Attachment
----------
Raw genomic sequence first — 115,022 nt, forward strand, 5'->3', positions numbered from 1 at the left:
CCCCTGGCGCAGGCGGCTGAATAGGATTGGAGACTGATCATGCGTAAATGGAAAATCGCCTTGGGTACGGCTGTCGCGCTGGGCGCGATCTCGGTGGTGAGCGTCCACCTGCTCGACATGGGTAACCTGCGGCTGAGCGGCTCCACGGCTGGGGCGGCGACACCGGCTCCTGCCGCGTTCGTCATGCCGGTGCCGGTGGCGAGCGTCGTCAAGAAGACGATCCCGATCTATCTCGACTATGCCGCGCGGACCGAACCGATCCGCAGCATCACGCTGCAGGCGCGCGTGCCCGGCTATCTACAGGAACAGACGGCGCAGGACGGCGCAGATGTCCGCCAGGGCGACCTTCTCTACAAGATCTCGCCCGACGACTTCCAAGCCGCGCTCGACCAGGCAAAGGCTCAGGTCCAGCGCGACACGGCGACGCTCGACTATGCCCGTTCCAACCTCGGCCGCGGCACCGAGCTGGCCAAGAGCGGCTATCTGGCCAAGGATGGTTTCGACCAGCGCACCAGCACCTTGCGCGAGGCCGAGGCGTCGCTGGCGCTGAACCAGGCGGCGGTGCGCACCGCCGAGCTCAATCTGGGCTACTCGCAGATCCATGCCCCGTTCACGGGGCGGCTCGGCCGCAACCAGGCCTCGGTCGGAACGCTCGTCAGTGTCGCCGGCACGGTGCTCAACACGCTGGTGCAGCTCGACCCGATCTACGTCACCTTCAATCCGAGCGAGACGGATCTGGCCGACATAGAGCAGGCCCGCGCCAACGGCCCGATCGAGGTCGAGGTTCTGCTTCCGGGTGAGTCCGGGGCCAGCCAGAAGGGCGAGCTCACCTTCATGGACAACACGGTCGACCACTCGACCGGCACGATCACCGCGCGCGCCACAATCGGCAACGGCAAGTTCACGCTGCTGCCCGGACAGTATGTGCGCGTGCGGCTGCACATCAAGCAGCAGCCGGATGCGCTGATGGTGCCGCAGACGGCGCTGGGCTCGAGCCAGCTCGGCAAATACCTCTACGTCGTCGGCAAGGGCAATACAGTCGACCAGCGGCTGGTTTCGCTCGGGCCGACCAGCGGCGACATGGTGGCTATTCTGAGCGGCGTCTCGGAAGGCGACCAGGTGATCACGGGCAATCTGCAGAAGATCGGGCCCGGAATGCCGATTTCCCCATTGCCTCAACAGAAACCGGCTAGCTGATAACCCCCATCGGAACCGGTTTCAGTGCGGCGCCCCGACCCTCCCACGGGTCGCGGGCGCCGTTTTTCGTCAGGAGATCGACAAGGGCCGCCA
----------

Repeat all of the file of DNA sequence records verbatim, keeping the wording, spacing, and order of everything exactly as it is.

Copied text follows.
Raw genomic sequence first — 115,022 nt, forward strand, 5'->3', positions numbered from 1 at the left:
CCCCTGGCGCAGGCGGCTGAATAGGATTGGAGACTGATCATGCGTAAATGGAAAATCGCCTTGGGTACGGCTGTCGCGCTGGGCGCGATCTCGGTGGTGAGCGTCCACCTGCTCGACATGGGTAACCTGCGGCTGAGCGGCTCCACGGCTGGGGCGGCGACACCGGCTCCTGCCGCGTTCGTCATGCCGGTGCCGGTGGCGAGCGTCGTCAAGAAGACGATCCCGATCTATCTCGACTATGCCGCGCGGACCGAACCGATCCGCAGCATCACGCTGCAGGCGCGCGTGCCCGGCTATCTACAGGAACAGACGGCGCAGGACGGCGCAGATGTCCGCCAGGGCGACCTTCTCTACAAGATCTCGCCCGACGACTTCCAAGCCGCGCTCGACCAGGCAAAGGCTCAGGTCCAGCGCGACACGGCGACGCTCGACTATGCCCGTTCCAACCTCGGCCGCGGCACCGAGCTGGCCAAGAGCGGCTATCTGGCCAAGGATGGTTTCGACCAGCGCACCAGCACCTTGCGCGAGGCCGAGGCGTCGCTGGCGCTGAACCAGGCGGCGGTGCGCACCGCCGAGCTCAATCTGGGCTACTCGCAGATCCATGCCCCGTTCACGGGGCGGCTCGGCCGCAACCAGGCCTCGGTCGGAACGCTCGTCAGTGTCGCCGGCACGGTGCTCAACACGCTGGTGCAGCTCGACCCGATCTACGTCACCTTCAATCCGAGCGAGACGGATCTGGCCGACATAGAGCAGGCCCGCGCCAACGGCCCGATCGAGGTCGAGGTTCTGCTTCCGGGTGAGTCCGGGGCCAGCCAGAAGGGCGAGCTCACCTTCATGGACAACACGGTCGACCACTCGACCGGCACGATCACCGCGCGCGCCACAATCGGCAACGGCAAGTTCACGCTGCTGCCCGGACAGTATGTGCGCGTGCGGCTGCACATCAAGCAGCAGCCGGATGCGCTGATGGTGCCGCAGACGGCGCTGGGCTCGAGCCAGCTCGGCAAATACCTCTACGTCGTCGGCAAGGGCAATACAGTCGACCAGCGGCTGGTTTCGCTCGGGCCGACCAGCGGCGACATGGTGGCTATTCTGAGCGGCGTCTCGGAAGGCGACCAGGTGATCACGGGCAATCTGCAGAAGATCGGGCCCGGAATGCCGATTTCCCCATTGCCTCAACAGAAACCGGCTAGCTGATAACCCCCATCGGAACCGGTTTCAGTGCGGCGCCCCGACCCTCCCACGGGTCGCGGGCGCCGTTTTTCGTCAGGAGATCGACAAGGGCCGCCA